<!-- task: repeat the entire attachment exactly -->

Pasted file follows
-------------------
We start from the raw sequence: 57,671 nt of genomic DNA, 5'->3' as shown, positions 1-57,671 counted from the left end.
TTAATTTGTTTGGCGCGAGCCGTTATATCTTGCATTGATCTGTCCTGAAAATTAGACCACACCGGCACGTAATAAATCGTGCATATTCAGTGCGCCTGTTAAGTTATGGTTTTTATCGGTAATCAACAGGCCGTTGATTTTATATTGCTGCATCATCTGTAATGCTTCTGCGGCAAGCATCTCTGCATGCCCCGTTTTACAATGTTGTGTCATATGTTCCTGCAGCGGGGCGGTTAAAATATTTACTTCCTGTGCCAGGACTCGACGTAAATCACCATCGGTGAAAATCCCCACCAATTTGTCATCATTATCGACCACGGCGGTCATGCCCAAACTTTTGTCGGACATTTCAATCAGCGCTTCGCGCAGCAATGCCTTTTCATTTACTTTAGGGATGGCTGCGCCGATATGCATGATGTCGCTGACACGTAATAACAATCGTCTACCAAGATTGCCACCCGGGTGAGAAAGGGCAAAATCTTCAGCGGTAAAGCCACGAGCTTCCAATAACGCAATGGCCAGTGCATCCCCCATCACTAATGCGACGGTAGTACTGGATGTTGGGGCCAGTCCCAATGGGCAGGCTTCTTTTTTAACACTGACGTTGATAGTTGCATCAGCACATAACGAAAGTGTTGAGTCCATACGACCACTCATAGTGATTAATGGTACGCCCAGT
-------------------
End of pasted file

We start from the raw sequence: 57,671 nt of genomic DNA, 5'->3' as shown, positions 1-57,671 counted from the left end.
TTAATTTGTTTGGCGCGAGCCGTTATATCTTGCATTGATCTGTCCTGAAAATTAGACCACACCGGCACGTAATAAATCGTGCATATTCAGTGCGCCTGTTAAGTTATGGTTTTTATCGGTAATCAACAGGCCGTTGATTTTATATTGCTGCATCATCTGTAATGCTTCTGCGGCAAGCATCTCTGCATGCCCCGTTTTACAATGTTGTGTCATATGTTCCTGCAGCGGGGCGGTTAAAATATTTACTTCCTGTGCCAGGACTCGACGTAAATCACCATCGGTGAAAATCCCCACCAATTTGTCATCATTATCGACCACGGCGGTCATGCCCAAACTTTTGTCGGACATTTCAATCAGCGCTTCGCGCAGCAATGCCTTTTCATTTACTTTAGGGATGGCTGCGCCGATATGCATGATGTCGCTGACACGTAATAACAATCGTCTACCAAGATTGCCACCCGGGTGAGAAAGGGCAAAATCTTCAGCGGTAAAGCCACGAGCTTCCAATAACGCAATGGCCAGTGCATCCCCCATCACTAATGCGACGGTAGTACTGGATGTTGGGGCCAGTCCCAATGGGCAGGCTTCTTTTTTAACACTGACGTTGATAGTTGCATCAGCACATAACGAAAGTGTTGAGTCCATACGACCACTCATAGTGATTAATGGTACGCCCAGT